Historical Place Names for Land Areas used by K'ómoks First Nations

According to Island Comox cultural traditions, the origin of the people began at the meeting of the Quinsam (kwaniwsam) and Campbell Rivers. Mary Clifton, the last speaker of the Island Comox dialect, has conveyed the origin story of a man named Shalhk’em and woman named Tisitl’a that “dropped down from the sky” at kwaniwsam (Quinsam) in present-day Campbell River. With them, they brought the mask and garments of the Xwayxway and together became the first ancestors of the Island Comox people. For the descendants of the Shalhk’em and Tisitl’a, kwaniwsam remains the central location in which Island Comox territory moves outward to Salmon River in the north, Cape Lazo in the south, and the islands in the Salish Sea (formally the Strait of Georgia). (http://www.comoxband.ca/history)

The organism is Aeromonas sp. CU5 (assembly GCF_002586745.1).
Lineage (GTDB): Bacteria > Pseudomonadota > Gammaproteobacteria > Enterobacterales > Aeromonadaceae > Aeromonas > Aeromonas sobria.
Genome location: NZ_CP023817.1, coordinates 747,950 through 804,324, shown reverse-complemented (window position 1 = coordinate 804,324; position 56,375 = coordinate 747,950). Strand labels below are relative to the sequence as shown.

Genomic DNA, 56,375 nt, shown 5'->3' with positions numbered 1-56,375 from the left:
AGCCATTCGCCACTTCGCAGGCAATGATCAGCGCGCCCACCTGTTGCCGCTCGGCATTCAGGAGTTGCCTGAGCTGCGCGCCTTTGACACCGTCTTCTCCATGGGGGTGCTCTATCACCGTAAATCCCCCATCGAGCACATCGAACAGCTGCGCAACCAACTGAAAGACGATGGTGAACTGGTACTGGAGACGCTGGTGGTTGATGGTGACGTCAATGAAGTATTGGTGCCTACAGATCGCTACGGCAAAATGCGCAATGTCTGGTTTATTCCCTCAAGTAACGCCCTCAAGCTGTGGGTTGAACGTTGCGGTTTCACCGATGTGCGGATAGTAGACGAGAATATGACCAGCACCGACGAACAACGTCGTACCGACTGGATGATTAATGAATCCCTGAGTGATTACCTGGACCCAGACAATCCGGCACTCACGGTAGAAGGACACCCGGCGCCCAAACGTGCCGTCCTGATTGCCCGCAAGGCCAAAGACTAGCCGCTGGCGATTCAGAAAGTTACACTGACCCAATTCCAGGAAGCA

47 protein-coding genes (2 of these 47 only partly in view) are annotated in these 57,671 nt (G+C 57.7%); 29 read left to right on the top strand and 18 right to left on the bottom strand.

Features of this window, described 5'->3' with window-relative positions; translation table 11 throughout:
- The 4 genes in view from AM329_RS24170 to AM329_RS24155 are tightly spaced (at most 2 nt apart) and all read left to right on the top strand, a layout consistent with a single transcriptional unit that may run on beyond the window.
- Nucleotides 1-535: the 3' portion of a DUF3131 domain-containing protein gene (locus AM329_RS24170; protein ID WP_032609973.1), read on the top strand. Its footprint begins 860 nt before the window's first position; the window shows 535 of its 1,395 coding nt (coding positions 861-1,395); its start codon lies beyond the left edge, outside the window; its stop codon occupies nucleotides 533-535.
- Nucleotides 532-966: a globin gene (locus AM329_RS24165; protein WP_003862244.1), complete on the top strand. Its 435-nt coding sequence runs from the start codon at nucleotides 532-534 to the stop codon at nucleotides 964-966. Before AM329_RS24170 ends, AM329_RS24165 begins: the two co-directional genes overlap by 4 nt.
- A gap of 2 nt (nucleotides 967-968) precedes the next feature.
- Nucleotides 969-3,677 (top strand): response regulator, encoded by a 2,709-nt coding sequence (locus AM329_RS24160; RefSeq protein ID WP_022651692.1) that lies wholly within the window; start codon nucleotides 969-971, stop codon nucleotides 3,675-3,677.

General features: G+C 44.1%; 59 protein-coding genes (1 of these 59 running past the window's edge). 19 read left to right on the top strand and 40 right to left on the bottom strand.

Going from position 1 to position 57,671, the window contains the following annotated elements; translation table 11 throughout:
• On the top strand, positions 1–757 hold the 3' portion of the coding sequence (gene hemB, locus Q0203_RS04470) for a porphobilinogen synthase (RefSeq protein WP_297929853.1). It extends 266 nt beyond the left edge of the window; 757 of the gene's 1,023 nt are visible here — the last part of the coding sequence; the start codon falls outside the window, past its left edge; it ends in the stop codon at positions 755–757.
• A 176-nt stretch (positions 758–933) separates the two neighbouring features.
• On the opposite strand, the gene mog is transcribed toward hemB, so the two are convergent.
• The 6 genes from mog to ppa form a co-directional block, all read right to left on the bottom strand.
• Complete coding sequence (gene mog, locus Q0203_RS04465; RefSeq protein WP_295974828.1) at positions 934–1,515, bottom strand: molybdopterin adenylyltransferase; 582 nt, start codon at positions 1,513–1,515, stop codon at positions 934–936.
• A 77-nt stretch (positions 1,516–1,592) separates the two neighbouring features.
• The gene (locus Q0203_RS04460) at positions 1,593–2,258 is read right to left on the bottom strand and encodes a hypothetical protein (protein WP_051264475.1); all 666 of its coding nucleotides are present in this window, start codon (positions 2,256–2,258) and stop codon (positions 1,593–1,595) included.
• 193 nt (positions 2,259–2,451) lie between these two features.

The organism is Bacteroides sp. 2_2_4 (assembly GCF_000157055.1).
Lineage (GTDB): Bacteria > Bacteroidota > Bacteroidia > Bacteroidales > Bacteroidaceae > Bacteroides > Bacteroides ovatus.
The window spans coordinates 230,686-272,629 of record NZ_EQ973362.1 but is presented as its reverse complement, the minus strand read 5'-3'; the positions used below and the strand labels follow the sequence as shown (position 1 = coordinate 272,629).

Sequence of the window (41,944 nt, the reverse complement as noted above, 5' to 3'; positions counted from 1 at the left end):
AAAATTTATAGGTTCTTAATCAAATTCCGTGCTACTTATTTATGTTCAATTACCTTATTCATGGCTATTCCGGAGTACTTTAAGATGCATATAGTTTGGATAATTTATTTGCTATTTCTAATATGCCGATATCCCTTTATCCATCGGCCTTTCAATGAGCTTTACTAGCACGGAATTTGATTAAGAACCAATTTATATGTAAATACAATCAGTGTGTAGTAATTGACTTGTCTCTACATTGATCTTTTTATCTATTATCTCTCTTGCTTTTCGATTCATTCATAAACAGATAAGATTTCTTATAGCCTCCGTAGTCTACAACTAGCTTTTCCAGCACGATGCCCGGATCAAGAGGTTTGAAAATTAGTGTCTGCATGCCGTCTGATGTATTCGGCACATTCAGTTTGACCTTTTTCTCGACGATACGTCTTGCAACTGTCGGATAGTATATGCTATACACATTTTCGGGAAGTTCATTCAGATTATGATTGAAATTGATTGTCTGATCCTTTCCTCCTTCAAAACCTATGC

For more information on the history of K'ómoks First Nations visit their website:

Information on Traditional Land Uses was compiled by Randy Bouchard & Dorothy Kennedy, 1996.
Funding was made available from the Department of Canadian Heritage Celebrate Canada Program.


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